Patients may require dose reductions of narcotics, sedative/hypnotics, neuroleptics, antidepressants, immunosupressants, beta-blockers, and antiarrhythmic drugs, as use of Stribild may increase levels of medications in these classes. SPT

References
  1. FDA approves new combination pill for HIV treatment for some patients [press release]. Silver Spring, MD: FDA; August 27, 2012. www.fda.gov/NewsEvents/Newsroom/PressAnnouncements/ucm317004.htm. Accessed September 2015.
  2. Stribild (elvitegravir, cobicistat, emtricitabine and tenofovir disoproxil fumarate) [package insert]. Foster City, CA: Gilead Sciences, Inc; 2015.
  3. Sax PE, DeJesus E, Mills A, et al; GS-US-236-0102 study team. Co-formulated elvitegravir, cobicistat, emtricitabine, and tenofovir versus co-formulated efavirenz, emtricitabine, and tenofovir for initial treatment of HIV-1 infection: a randomised, double-blind, phase 3 trial, analysis of results after 48 weeks. Lancet. 2012;379(9835):2439-2448. doi: 10.1016/S0140-6736(12)60917-9.
  4. DeJesus E, Rockstroh JK, Henry K, et al; GS-US-236-0102 study team. Co-formulated elvitegravir, cobicistat, emtricitabine, and tenofovir disoproxil fumarate versus ritonavir-boosted atazanavir plus co-formulated emtricitabine and tenofovir disoproxil fumarate for initial treatment of HIV-1 infection: a randomised, double-blind, phase 3, non-inferiority trial. Lancet. 2012;379(9835):2429-2438. doi: 10.1016/S0140-6736(12)60918-0.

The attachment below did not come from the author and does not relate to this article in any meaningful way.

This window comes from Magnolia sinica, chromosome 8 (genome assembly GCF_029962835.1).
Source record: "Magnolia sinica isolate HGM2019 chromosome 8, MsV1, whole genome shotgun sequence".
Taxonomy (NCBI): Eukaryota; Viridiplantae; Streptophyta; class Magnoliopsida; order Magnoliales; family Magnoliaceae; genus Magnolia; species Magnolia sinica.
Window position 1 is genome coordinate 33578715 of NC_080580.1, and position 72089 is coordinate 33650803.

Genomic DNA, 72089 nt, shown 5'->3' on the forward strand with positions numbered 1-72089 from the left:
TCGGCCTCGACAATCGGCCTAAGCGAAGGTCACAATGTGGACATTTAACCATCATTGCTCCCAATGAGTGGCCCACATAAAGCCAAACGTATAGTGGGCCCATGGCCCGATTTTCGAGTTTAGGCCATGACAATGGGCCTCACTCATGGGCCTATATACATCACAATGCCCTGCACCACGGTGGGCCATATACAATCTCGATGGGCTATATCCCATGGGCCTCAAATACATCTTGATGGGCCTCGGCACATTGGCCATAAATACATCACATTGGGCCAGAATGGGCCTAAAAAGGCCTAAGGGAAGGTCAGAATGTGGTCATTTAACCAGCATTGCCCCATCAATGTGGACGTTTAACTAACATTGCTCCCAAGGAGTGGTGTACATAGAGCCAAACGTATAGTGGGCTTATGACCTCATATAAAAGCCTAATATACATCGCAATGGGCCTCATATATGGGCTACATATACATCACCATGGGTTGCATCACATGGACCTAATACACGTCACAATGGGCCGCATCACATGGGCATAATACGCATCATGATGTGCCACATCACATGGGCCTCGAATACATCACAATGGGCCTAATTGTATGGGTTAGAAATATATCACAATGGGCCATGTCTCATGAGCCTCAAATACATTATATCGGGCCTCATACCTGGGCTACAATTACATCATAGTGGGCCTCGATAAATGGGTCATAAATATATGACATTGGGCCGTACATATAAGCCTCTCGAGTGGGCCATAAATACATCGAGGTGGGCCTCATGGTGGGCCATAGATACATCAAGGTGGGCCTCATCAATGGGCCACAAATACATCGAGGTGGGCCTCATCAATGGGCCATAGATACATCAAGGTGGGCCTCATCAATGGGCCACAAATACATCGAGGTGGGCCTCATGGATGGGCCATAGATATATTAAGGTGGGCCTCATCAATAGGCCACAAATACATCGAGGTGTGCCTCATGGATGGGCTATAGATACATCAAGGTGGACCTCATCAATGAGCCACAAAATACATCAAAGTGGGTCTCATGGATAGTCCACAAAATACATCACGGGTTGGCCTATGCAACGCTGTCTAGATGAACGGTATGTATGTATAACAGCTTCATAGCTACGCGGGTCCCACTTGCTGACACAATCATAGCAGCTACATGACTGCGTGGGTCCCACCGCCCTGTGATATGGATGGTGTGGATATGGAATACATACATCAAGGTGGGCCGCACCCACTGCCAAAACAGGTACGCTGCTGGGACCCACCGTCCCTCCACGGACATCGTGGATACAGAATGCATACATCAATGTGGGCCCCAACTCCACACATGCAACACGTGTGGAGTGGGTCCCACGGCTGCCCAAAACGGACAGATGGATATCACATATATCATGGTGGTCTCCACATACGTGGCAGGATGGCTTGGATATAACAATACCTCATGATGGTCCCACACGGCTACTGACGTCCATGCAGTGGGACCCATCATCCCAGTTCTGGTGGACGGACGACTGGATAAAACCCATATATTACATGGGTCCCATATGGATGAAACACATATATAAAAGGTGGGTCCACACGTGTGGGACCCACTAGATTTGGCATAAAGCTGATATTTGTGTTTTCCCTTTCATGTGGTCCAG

5. Arribas JR, Pialoux G, Gathe J, et al. Simplification to coformulated elvitegravir, cobicistat, emtricitabine, and tenofovir versus continuation of ritonavir-boosted protease inhibitor with emtricitabine and tenofovir in adults with virologically suppressed HIV (STRATEGY-PI): 48 week results of a randomised, open-label, phase 3b, non-inferiority trial. Lancet Infect Dis. 2014;14(7):581-589. doi: 10.1016/S1473-3099(14)70782-0.
  6. Pozniak A, Markowitz M, Mills A, et al. Switching to coformulated elvitegravir, cobicistat, emtricitabine, and tenofovir versus continuation of non-nucleoside reverse transcriptase inhibitor with emtricitabine and tenofovir in virologically suppressed adults with HIV (STRATEGY-NNRTI): 48 week results of a randomised, open-label, phase 3b non-inferiority trial. Lancet Infect Dis. 2014;14(7):590-599. doi: 10.1016/S1473-3099(14)70796-0.



About the Author
Michael R. Page, PharmD, RPh, earned his PharmD from the Ernest Mario School of Pharmacy at Rutgers University. He has worked as a community pharmacist at CVS Pharmacy and is currently clinical editor in clinical and scientific affairs at Pharmacy Times.